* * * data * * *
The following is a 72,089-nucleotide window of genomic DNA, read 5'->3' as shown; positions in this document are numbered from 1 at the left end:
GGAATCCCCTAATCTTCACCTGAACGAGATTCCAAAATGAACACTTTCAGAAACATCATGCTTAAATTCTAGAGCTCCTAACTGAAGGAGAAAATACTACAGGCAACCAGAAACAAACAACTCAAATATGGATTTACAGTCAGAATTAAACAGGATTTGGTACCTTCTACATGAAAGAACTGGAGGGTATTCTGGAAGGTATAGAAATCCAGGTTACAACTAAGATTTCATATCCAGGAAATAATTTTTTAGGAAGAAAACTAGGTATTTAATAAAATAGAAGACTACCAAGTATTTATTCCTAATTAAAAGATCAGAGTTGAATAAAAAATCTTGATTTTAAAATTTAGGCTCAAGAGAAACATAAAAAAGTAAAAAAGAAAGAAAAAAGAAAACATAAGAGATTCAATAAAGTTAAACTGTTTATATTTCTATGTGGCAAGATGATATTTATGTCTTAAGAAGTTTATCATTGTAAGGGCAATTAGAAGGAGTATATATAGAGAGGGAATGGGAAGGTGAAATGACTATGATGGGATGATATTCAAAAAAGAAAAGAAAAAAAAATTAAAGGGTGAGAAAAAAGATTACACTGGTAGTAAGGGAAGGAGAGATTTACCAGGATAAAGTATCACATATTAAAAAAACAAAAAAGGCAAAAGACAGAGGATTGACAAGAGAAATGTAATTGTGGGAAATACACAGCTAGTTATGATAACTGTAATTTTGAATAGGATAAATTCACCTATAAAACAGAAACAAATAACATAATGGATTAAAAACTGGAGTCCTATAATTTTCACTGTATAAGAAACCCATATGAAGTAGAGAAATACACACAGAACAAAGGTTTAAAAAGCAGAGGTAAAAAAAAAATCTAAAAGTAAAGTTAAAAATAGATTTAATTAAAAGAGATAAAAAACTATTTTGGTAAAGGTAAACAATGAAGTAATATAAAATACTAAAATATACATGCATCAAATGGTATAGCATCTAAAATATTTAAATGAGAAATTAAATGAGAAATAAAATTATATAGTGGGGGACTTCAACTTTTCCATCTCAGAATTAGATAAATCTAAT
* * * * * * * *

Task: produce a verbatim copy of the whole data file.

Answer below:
The following is a 72,089-nucleotide window of genomic DNA, read 5'->3' as shown; positions in this document are numbered from 1 at the left end:
GGAATCCCCTAATCTTCACCTGAACGAGATTCCAAAATGAACACTTTCAGAAACATCATGCTTAAATTCTAGAGCTCCTAACTGAAGGAGAAAATACTACAGGCAACCAGAAACAAACAACTCAAATATGGATTTACAGTCAGAATTAAACAGGATTTGGTACCTTCTACATGAAAGAACTGGAGGGTATTCTGGAAGGTATAGAAATCCAGGTTACAACTAAGATTTCATATCCAGGAAATAATTTTTTAGGAAGAAAACTAGGTATTTAATAAAATAGAAGACTACCAAGTATTTATTCCTAATTAAAAGATCAGAGTTGAATAAAAAATCTTGATTTTAAAATTTAGGCTCAAGAGAAACATAAAAAAGTAAAAAAGAAAGAAAAAAGAAAACATAAGAGATTCAATAAAGTTAAACTGTTTATATTTCTATGTGGCAAGATGATATTTATGTCTTAAGAAGTTTATCATTGTAAGGGCAATTAGAAGGAGTATATATAGAGAGGGAATGGGAAGGTGAAATGACTATGATGGGATGATATTCAAAAAAGAAAAGAAAAAAAAATTAAAGGGTGAGAAAAAAGATTACACTGGTAGTAAGGGAAGGAGAGATTTACCAGGATAAAGTATCACATATTAAAAAAACAAAAAAGGCAAAAGACAGAGGATTGACAAGAGAAATGTAATTGTGGGAAATACACAGCTAGTTATGATAACTGTAATTTTGAATAGGATAAATTCACCTATAAAACAGAAACAAATAACATAATGGATTAAAAACTGGAGTCCTATAATTTTCACTGTATAAGAAACCCATATGAAGTAGAGAAATACACACAGAACAAAGGTTTAAAAAGCAGAGGTAAAAAAAAAATCTAAAAGTAAAGTTAAAAATAGATTTAATTAAAAGAGATAAAAAACTATTTTGGTAAAGGTAAACAATGAAGTAATATAAAATACTAAAATATACATGCATCAAATGGTATAGCATCTAAAATATTTAAATGAGAAATTAAATGAGAAATAAAATTATATAGTGGGGGACTTCAACTTTTCCATCTCAGAATTAGATAAATCTAAT